Sunday, May 10, 2009

Recovery Granola

I've been getting in a lot of riding lately. Last week I got in 240 miles, up from the 200 the week before. I've tried various recovery drinks, fancy powdered drinks with fancy price tags and they may or may not work but this is turning out to be a pretty reliable option that is very tasty, doesn't come in a mysterious powder and has great nutritional balance. Seems to me we might be missing the simplicity of real food with our fancy store-bought options. 

Wash it down with a glass of milk and you're good to go!

Mix together:

4 cups old-fashioned oats

1 cup wheat germ

1/4 cup dark brown sugar

1/2 tsp. salt

Variation Ingredients (at least one cup, our favorite shown)

1/2 cup of sunflower seeds

1/4 cup of sesame seeds

1 cup slivered or chopped almonds

1 cup broken or chopped pecans

Preheat oven:

275 degrees


Coat two 9 x 13 pans with cooking spray (because it's a double recipe...)

Heat to a slow boil in microwave:

1/2 cup maple syrup

-1/3 cup (just a little less than 1/3 cup) flavorless oil, such as vegetable or canola

2 Tbs. water

Flavorings (optional)

1 tsp. ground cinnamon

Drizzle liquid into dry ingredients:

Make sure it's all mixed together by adding the liquid slowly while stirring the dry stuff.

If you have too much time on your hands:

Squeeze cereal together into clumps with your hands.


Put prepared cereal into the 9 x 13 pan

Level it out so it bakes evenly

Bake at 275 for 30 minutes

If you are adding dried fruit:

Add it to the mixture at this point


Stir the mixture mostly to make sure it's not stuck to the pan.

Level it out again

Bake for another 15 minutes or so until golden brown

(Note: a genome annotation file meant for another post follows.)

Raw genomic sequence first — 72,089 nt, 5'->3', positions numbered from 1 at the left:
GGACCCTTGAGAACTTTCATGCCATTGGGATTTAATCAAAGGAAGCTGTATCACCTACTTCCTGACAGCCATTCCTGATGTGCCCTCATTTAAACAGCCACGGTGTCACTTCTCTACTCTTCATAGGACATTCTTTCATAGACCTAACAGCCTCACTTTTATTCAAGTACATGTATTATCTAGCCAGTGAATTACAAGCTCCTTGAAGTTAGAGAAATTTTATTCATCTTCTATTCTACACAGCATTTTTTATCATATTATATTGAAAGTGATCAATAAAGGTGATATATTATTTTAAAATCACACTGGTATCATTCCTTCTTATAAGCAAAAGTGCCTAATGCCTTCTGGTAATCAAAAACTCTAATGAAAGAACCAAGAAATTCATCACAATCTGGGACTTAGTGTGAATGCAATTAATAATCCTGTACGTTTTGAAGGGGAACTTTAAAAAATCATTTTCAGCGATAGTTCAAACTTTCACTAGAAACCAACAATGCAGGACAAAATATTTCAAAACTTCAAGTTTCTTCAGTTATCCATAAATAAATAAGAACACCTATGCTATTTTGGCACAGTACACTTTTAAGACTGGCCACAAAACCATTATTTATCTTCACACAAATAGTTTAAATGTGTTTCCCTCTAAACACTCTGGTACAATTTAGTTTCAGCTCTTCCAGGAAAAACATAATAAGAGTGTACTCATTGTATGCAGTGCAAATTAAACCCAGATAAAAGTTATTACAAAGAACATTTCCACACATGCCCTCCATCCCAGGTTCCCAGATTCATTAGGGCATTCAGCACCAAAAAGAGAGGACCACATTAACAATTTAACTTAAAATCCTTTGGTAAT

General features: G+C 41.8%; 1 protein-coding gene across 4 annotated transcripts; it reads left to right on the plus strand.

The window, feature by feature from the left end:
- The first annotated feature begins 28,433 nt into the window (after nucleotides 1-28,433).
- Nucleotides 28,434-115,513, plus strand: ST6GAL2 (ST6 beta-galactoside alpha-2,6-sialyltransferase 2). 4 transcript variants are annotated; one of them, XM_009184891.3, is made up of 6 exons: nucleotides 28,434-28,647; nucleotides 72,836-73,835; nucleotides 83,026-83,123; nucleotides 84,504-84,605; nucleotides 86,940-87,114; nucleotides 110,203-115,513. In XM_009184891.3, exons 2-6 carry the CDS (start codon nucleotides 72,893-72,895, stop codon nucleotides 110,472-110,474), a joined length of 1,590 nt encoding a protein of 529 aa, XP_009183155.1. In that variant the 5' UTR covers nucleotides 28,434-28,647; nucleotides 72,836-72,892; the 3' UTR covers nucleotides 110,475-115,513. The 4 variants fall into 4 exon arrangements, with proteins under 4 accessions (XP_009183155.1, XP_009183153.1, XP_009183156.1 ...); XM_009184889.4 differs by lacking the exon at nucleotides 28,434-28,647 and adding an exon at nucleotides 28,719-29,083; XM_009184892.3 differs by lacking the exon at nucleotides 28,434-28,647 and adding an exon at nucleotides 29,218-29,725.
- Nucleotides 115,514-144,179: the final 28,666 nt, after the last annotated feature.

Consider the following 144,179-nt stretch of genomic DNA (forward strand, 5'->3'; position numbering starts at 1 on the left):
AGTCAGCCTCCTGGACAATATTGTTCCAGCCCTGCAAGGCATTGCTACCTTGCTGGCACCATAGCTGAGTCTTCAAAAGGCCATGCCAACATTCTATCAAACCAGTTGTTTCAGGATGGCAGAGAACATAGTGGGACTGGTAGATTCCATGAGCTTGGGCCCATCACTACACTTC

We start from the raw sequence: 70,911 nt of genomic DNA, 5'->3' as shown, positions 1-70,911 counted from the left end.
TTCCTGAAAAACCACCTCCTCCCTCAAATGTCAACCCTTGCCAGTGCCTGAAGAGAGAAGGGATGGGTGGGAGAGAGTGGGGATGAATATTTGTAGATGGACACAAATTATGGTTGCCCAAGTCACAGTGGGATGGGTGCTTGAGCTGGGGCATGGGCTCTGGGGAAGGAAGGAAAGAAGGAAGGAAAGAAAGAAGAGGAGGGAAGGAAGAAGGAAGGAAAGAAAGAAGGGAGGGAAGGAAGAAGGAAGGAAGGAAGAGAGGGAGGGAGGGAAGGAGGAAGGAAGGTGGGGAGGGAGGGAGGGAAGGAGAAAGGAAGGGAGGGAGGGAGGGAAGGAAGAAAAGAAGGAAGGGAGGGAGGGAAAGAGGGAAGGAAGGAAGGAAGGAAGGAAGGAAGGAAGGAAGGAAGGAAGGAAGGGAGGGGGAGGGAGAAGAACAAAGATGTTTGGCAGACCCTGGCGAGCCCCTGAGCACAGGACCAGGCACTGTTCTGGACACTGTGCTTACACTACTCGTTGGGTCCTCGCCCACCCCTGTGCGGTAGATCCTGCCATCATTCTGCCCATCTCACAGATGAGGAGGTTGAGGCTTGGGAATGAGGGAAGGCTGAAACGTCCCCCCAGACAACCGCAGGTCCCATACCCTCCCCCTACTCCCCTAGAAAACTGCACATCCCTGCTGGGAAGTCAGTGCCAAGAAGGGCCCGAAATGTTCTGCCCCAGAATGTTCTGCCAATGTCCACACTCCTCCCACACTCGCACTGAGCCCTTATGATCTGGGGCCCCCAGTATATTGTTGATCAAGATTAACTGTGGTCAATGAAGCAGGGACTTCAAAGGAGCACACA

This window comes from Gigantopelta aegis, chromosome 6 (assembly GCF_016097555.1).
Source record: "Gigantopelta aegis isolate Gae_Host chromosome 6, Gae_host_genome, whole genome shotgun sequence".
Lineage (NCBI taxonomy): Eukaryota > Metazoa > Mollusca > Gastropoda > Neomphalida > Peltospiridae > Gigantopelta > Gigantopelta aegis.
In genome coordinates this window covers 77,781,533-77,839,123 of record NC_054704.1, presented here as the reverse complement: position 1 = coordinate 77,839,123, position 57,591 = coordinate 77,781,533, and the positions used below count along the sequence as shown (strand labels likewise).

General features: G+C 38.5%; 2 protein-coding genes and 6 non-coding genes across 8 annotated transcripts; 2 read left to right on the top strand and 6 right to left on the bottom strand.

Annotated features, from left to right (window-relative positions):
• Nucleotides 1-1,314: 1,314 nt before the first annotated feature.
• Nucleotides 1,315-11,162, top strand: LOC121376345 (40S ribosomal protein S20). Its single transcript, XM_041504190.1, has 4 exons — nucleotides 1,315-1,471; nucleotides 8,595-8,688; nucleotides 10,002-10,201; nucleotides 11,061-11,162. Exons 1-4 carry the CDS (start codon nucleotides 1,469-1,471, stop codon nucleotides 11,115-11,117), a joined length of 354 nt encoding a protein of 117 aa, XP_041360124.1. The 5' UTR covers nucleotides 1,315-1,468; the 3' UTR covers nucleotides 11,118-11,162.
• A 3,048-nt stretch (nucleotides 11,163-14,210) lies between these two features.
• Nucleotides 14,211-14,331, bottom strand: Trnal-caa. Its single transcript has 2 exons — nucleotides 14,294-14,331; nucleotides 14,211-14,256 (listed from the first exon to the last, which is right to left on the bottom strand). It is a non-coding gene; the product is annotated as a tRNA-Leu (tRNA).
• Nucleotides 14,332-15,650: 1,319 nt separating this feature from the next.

Nuts you might use; not all together but 1-3 cups total:

  • almonds
  • pecans
  • peanuts -unsalted
  • walnuts
  • cashews -unsalted
  • roasted pistachios
  • chopped hazelnuts

Fruits you might use; not all together but 1/2 - 1 cup total:

  • sweetened flake coconut
  • chopped dried pineapple
  • dried cherries
  • dark or golden raisins
  • dried cranberries
  • dried blueberries
  • chopped dried pears
  • chopped dates
  • chopped mangos
Keeps in a sealed container for a couple weeks!

Based on Great Granola by Pam Anderson

Friday, May 8, 2009

Friday's Random Boxes

Here's a box full of fresh groceries for July into September.
That box is going into one of these boxes:
Saving all that gardening space fits in with clearing space inside the house as well. I continue to solve my storage problems but as I put things into boxes I wonder why I didn't think of storing things on eBay before. It's this great storage system that pays you to store things. And to think I used to have a storage locker that I paid someone for. Materialism turns out to be expensive! This week has been another week of great riding with a couple hundred miles in the saddle and a Saturday ride still on the schedule. Retirement is suiting me just fine even though I know it will end at some point and I will once again be a working stiff. Oh and thinking of being stiff, no not that, I'm talking about the stiff you are when they lower you into the dirt in a box. Does it seem to anyone else that cars are becoming more aggressive towards cyclists? I had more close calls this week including some moron intentionally swerving into me while I was pedaling along just under 20 mph. I started screaming at him and he screamed back that I wasn't on a bike path. I was behind him at this point and he pulled over again but of course this time I was ready and just cut over on his left but he had started to get out of his car so I was able to make my escape before he could get back behind the wheel. I wanted to box his ears. If I wasn't so terrified I would have laughed as he accidently took an exit from the parkway that he hadn't planned on. Then last night someone in the group was buzzed by some young punk who just had to get past and couldn't wait ten seconds for the oncoming traffic (one car...) to clear. Oh yeah, I was talking about boxes... So am I putting the driving public in a box of crappy, rude drivers or am I observing the box they are entering on their own?